Mark Cuban should have expected it.
Since crypto lender Voyager Digital filed for Chapter 11 bankruptcy, criticism of the billionaire and NBA team owner Dallas Mavericks has been raining down on social media.
These detractors accuse him of promoting the platform and therefore hold him responsible for the losses they say they have suffered as we wrote on July 8. These reproaches are now reflected in a class action lawsuit against the successful entrepreneur.
These angry individual investors claim that Cuban and the Dallas Mavericks tricked them into investing in Voyager Digital, which went bankrupt and cost them some $5 billion in total, according to the complaint. The complaint is based on another complaint filed already in December against Voyager Digital.
The “deceptive” Voyager platform “was an unregulated and unsustainable fraud, similar to other Ponzi schemes,” the plaintiffs claim. “It was specifically alleged in detail in this complaint that defendants Mark Cuban and Stephen Ehrlich were key players who personally contacted investors, individually and through the Dallas Mavericks, to induce them to invest in the platform. misleading Voyager.”
Ehrlich is the CEO of Voyager Digital.
$5 billion in losses
“Cuban and Ehrlich, as we will explain, went to great lengths to use their experience as investors to trick millions of Americans into investing – in many cases, their life savings – in the deceptive Voyager platform and purchase Voyager Program Accounts (“EPAs”).”), which are unregistered securities,” the plaintiffs add.
“As a result, over 3.5 million Americans have now virtually lost over $5 billion in cryptocurrency assets.”
The plaintiffs, who say they want Cuban and Ehrlich to repay them, are primarily using the Shark Tank star’s statements when signing a partnership between the Dallas Mavericks and Voyager Digital against him.
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The Dallas Mavericks and Voyager Digital signed a five-year contract on October 28, with a mission to promote cryptocurrencies by making coins more accessible through educational and digital programs.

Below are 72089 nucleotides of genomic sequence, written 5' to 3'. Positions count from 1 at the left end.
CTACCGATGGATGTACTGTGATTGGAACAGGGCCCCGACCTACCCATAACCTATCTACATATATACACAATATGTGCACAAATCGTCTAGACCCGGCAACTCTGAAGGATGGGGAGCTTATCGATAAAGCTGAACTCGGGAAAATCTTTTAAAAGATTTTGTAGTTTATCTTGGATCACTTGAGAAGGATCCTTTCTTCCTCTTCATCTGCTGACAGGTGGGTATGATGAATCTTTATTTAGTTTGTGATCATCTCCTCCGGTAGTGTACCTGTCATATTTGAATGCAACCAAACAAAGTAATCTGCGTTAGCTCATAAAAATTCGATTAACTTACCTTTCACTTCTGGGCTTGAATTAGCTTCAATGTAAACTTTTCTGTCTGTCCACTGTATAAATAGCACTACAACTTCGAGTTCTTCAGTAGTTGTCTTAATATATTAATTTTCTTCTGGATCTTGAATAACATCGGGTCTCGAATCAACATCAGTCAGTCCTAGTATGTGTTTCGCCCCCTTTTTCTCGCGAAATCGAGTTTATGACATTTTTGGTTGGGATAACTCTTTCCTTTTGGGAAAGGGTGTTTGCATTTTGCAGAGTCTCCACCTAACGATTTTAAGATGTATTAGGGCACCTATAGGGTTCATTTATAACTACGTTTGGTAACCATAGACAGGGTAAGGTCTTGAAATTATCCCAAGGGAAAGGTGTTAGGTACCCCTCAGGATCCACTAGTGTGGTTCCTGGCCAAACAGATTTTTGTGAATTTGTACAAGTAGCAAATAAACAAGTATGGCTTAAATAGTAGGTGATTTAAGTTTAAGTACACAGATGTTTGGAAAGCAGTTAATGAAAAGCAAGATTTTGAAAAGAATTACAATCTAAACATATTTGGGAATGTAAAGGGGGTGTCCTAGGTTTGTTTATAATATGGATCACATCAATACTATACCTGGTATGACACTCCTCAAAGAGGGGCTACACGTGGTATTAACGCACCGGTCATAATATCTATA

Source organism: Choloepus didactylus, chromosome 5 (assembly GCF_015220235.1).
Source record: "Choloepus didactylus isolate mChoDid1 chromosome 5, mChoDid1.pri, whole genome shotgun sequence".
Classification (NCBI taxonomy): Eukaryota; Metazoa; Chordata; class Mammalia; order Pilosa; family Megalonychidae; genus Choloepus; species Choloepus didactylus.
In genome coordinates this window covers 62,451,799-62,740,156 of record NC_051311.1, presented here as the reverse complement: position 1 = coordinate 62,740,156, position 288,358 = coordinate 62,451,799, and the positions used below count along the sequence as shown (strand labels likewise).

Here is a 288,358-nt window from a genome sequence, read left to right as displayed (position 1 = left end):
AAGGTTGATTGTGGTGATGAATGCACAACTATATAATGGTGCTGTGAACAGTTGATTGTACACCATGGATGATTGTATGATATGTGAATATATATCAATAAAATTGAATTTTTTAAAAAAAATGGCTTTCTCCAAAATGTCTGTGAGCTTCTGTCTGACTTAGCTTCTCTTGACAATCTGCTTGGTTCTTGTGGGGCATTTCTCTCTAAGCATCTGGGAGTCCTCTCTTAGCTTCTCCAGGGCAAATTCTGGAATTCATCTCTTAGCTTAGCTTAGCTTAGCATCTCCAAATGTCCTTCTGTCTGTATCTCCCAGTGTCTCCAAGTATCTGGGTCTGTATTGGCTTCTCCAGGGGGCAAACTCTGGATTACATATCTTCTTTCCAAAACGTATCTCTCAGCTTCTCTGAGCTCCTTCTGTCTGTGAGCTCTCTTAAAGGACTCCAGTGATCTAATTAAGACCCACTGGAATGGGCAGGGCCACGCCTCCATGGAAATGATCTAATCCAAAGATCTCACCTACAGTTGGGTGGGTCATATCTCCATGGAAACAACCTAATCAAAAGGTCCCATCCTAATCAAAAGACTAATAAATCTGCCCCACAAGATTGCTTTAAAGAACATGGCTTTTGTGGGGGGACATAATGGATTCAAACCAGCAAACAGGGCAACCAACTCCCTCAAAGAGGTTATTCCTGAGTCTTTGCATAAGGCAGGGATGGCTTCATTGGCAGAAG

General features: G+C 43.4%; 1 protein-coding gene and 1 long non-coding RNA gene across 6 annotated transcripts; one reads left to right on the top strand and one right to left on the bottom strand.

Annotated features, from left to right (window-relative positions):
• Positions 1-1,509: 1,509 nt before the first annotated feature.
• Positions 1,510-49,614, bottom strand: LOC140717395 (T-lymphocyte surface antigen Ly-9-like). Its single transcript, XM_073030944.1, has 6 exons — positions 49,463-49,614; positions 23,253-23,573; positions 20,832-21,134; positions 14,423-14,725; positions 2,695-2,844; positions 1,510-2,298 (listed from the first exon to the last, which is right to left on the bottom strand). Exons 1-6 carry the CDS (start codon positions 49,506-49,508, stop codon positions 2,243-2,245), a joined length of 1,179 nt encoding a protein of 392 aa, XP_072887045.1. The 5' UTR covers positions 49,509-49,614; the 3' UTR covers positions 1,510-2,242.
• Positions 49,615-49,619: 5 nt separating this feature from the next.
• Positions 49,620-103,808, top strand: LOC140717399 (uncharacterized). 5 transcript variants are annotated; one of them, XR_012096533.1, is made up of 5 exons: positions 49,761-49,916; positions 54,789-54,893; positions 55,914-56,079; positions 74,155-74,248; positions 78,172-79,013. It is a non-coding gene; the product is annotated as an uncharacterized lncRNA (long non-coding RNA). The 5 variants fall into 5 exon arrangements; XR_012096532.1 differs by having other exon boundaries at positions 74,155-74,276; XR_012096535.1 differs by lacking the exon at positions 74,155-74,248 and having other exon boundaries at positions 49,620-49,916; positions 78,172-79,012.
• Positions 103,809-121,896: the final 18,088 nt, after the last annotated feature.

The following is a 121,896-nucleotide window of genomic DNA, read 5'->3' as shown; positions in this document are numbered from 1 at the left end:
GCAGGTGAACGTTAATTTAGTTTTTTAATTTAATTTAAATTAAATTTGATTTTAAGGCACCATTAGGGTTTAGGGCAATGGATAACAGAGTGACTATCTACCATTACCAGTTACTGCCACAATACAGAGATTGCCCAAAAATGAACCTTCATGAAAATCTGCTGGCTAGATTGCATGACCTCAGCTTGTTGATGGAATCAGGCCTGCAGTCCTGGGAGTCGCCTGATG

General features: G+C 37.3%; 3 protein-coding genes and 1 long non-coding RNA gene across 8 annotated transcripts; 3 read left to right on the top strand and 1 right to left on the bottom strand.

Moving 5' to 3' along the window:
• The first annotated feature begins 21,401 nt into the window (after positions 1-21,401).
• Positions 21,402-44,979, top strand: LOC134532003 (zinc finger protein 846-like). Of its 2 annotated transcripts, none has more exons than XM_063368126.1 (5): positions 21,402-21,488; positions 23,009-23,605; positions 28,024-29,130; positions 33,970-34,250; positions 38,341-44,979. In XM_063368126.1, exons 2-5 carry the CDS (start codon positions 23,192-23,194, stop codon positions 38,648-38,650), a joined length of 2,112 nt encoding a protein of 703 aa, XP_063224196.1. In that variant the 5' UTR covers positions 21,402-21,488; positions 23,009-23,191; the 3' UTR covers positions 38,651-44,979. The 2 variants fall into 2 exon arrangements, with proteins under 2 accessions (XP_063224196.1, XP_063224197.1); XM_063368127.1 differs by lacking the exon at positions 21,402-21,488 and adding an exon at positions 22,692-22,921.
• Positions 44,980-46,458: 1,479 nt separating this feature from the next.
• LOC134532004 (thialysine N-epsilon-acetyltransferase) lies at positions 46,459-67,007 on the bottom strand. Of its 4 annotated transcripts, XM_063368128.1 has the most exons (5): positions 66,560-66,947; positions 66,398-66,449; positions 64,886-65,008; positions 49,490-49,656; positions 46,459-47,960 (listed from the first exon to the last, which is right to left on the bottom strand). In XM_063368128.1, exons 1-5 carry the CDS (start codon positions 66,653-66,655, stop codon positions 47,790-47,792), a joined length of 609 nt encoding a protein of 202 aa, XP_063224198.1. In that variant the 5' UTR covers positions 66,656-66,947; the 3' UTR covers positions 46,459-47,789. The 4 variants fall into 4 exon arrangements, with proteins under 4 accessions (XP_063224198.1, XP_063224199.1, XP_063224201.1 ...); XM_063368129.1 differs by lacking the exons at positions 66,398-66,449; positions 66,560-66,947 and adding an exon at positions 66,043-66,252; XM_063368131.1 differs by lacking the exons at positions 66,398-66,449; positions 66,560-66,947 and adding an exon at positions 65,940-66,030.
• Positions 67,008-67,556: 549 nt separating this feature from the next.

As part of the partnership, Voyager promised Dallas Mavericks fans a $100 reward to trade crypto on Voyager for a limited time if they deposited $100 and only traded $10. The offer had met with great success, so much so that Voyager had been forced to set up a waiting list.
“There is untapped potential in the future of digital currencies and it is an attractive investment for novice investors who might only have $100 to get started,” Cuban said at the time in a press conference. with Ehrlich. “That’s where Voyager comes in. In other words, it’s a way to get high returns while putting skin in the game and the Voyager platform makes the process easy and streamlined for fans of all ages.”
It is not certain that the complaint will lead to a trial because a judge must already certify that the 12 people put forward in the complaint are representative of the 3.5 million Americans who would have been impacted by the setbacks of Voyager Digital.
Voyager Digital filed for bankruptcy in July, becoming one of the victims of the crisis of confidence that has wiped out more than $2 trillion from the cryptocurrency market since its all-time highs in November. It’s hard to know if his customers will get their money back.
Voyager is a cryptocurrency trading platform. The company also offers loans and staking services, which are a kind of reward for holding certain coins. It was its lending business that got it into trouble: Voyager appears to have loaned its clients’ funds to crypto hedge fund Three Arrows Capital, also known as 3AC.
However, this hedge fund defaulted in June on a $667 million loan granted to it by Voyager. Three Arrows Capital has been forced by a court in the British Virgin Islands to go into liquidation. Faced with this disaster, Voyager suspended deposits, withdrawals and loyalty rewards on its platform.
A request for comment on Twitter from the Dallas Mavericks has so far gone unanswered.
“In stocks and crypto, you’ll see companies that were backed by cheap, easy money — but didn’t have good business prospects — will disappear,” Cuban said in a June interview with Fortune. . “As [Warren] Buffett says, “When the tide goes out, you can see who’s swimming naked.”
The complainants included this last statement in their complaint.